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Looking at Win Shares

Postby J35J » Mon Oct 24, 2005 2:17 pm

I came across a small discussion on Win Shares at a different site and knew that some of you like to look at WS. The thing I don't really remember being discussed here is looking at WS per plate appearance. For example: Player A has 22 WS in 700 PA compared to Player B has 21 WS in 550 PA. Wouldn't looking at it like that give you more accuracy with WS if you had a calculation of WS/plate appearances or something to that affect? Anyway, let me know what you think or if you guys do look at it in this way.

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Postby Cleveland Steamers » Mon Oct 24, 2005 2:23 pm

I like the idea of calculating WS based on plate appearances. It seems logical to me, then again I dont have an abundance of knowlegde on the win share system--just the basics.
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Postby GotowarMissAgnes » Mon Oct 24, 2005 2:29 pm

The problem with just looking at WS per PA is that it ignores the importance of durability. If one guy misses a third of the season by injury, while another guy plays 162 games, then the second may be more valuable, even if he produces at a lower rate per game.

It's the age old, peak performance versus longevity issue.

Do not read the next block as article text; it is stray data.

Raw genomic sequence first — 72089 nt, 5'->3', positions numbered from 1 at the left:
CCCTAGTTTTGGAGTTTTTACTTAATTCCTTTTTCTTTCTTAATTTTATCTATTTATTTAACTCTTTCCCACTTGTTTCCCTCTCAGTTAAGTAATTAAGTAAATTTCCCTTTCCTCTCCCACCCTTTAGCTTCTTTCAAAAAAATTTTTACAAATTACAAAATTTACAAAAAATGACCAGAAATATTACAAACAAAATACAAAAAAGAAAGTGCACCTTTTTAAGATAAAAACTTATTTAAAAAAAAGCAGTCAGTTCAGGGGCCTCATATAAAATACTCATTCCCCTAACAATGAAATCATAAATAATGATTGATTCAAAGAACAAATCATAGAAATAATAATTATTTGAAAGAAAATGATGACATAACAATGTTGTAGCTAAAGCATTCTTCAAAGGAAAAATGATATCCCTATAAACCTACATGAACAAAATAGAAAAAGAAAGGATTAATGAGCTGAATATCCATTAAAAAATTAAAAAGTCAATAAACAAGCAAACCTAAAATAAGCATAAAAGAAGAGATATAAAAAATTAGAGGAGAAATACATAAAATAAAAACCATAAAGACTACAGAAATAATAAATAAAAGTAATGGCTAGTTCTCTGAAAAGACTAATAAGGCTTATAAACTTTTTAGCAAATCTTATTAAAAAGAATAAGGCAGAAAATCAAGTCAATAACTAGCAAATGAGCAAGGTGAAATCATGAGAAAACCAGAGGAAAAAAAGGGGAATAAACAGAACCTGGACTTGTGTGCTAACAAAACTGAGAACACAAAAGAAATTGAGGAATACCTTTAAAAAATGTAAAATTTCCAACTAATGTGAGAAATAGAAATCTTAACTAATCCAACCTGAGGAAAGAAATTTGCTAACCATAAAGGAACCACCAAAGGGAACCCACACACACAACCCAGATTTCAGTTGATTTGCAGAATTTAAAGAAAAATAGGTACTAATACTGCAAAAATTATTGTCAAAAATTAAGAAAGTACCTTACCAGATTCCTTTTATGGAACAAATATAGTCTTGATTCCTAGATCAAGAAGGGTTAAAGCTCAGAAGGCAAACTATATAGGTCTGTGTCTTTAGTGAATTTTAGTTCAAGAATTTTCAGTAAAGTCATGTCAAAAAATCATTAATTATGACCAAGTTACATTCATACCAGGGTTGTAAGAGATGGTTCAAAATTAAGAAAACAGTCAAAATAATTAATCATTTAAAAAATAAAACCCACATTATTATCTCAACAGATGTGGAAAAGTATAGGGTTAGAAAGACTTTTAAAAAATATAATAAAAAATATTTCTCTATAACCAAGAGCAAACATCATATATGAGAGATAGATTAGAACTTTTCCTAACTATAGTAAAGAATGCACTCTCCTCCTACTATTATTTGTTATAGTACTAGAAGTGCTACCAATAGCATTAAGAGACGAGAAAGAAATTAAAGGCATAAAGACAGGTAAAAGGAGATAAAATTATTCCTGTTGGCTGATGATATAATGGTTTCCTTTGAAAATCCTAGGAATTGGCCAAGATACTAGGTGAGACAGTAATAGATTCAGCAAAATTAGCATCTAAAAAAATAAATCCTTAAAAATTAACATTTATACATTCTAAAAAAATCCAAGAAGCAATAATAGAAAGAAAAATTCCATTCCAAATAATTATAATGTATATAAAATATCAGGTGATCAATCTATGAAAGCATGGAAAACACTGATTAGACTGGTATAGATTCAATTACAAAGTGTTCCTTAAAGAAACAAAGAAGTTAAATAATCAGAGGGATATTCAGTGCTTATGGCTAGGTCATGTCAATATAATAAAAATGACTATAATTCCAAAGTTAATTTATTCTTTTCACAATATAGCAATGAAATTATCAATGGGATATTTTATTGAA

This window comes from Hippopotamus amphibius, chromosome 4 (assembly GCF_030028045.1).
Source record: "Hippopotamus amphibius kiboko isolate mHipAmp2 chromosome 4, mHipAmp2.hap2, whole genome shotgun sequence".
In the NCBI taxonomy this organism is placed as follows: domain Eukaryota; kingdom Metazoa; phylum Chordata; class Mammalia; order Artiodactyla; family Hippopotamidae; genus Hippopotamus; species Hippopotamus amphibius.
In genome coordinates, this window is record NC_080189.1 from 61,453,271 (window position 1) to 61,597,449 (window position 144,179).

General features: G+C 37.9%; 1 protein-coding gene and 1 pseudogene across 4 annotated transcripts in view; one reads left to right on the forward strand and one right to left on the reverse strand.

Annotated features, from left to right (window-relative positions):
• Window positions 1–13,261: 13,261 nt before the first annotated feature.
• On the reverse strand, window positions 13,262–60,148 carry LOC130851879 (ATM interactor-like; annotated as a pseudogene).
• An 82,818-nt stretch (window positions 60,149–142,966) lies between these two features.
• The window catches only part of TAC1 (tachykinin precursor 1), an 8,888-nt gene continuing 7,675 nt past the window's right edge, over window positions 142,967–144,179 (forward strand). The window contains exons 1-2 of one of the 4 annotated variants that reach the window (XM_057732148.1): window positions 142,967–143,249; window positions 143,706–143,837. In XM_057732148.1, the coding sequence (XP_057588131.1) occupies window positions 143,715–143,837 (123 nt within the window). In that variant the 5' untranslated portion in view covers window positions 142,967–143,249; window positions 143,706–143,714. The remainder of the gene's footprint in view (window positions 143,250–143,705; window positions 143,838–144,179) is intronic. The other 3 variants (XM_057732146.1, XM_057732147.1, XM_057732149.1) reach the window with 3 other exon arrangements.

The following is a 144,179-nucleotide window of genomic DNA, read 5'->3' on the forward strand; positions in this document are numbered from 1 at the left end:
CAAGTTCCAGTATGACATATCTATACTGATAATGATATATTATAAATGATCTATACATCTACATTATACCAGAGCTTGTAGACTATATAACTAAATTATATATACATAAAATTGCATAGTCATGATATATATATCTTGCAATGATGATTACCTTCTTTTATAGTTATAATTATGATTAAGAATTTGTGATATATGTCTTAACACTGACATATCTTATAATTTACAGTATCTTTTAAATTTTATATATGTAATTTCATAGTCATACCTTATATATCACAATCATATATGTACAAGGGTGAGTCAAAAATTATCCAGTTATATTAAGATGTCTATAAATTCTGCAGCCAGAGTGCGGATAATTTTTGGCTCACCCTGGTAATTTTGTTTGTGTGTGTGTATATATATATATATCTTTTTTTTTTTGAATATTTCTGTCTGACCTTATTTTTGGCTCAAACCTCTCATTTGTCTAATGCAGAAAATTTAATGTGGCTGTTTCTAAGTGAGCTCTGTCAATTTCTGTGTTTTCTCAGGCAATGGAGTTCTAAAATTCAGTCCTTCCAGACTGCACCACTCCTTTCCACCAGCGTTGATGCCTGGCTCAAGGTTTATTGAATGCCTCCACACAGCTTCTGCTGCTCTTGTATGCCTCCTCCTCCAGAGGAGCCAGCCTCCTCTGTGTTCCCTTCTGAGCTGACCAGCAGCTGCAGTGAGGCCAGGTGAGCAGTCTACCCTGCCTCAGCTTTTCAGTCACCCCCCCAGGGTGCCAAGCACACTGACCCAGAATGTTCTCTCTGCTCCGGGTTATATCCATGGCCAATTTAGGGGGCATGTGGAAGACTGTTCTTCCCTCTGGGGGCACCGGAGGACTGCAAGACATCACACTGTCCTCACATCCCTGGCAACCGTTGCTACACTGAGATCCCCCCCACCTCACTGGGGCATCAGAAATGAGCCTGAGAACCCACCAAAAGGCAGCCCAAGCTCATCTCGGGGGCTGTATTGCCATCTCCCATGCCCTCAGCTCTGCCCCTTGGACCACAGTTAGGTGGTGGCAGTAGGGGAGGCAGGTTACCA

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Re: Looking at Win Shares

Postby blankman » Mon Oct 24, 2005 2:29 pm

J35J wrote:I came across a small discussion on Win Shares at a different site and knew that some of you like to look at WS. The thing I don't really remember being discussed here is looking at WS per plate appearance. For example: Player A has 22 WS in 700 PA compared to Player B has 21 WS in 550 PA. Wouldn't looking at it like that give you more accuracy with WS if you had a calculation of WS/plate appearances or something to that affect? Anyway, let me know what you think or if you guys do look at it in this way.

Jason


Perhaps it would, and it does surely account for injuries, but the main use, here at least, of Win Shares is judging what players brought the most value to their team in the team's 162 games by their onfield performance. Injuries are a part of the game and there is something to be said for players that can play the entire season. In discussions like MVP's and other awards, where we most often see WS used here, it should be a reflection of what the player brought over the entire season.
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Postby J35J » Mon Oct 24, 2005 2:31 pm

These are all good points but what about guys at the top of the lineup compared to guys in the middle. Like Ichiro is going to have a ton more plate appearances than someone who bats 5th in another lineup and even if they both play 162 games Ichiro will have 100 or more PA more than likley.

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Postby blankman » Mon Oct 24, 2005 2:45 pm